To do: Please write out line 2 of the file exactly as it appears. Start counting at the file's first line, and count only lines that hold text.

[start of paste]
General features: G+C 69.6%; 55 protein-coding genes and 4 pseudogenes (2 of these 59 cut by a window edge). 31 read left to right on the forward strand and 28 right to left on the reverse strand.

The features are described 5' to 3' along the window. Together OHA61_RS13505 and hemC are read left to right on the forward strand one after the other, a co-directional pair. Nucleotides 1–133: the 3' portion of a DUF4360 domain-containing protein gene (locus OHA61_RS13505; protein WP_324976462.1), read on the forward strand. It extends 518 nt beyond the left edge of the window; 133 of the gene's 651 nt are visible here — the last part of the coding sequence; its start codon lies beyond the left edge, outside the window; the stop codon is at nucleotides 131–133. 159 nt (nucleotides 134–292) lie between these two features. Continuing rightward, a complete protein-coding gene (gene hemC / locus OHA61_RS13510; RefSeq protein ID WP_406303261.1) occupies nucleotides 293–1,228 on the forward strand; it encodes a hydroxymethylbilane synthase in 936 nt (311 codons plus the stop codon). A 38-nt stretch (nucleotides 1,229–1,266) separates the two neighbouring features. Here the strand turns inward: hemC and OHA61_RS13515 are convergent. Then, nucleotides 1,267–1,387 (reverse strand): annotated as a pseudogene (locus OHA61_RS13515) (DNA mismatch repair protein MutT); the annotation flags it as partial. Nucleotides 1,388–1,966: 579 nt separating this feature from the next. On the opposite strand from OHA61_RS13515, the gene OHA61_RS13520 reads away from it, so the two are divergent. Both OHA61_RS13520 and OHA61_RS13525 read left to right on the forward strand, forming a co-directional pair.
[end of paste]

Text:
The features are described 5' to 3' along the window. Together OHA61_RS13505 and hemC are read left to right on the forward strand one after the other, a co-directional pair. Nucleotides 1–133: the 3' portion of a DUF4360 domain-containing protein gene (locus OHA61_RS13505; protein WP_324976462.1), read on the forward strand. It extends 518 nt beyond the left edge of the window; 133 of the gene's 651 nt are visible here — the last part of the coding sequence; its start codon lies beyond the left edge, outside the window; the stop codon is at nucleotides 131–133. 159 nt (nucleotides 134–292) lie between these two features. Continuing rightward, a complete protein-coding gene (gene hemC / locus OHA61_RS13510; RefSeq protein ID WP_406303261.1) occupies nucleotides 293–1,228 on the forward strand; it encodes a hydroxymethylbilane synthase in 936 nt (311 codons plus the stop codon). A 38-nt stretch (nucleotides 1,229–1,266) separates the two neighbouring features. Here the strand turns inward: hemC and OHA61_RS13515 are convergent. Then, nucleotides 1,267–1,387 (reverse strand): annotated as a pseudogene (locus OHA61_RS13515) (DNA mismatch repair protein MutT); the annotation flags it as partial. Nucleotides 1,388–1,966: 579 nt separating this feature from the next. On the opposite strand from OHA61_RS13515, the gene OHA61_RS13520 reads away from it, so the two are divergent. Both OHA61_RS13520 and OHA61_RS13525 read left to right on the forward strand, forming a co-directional pair.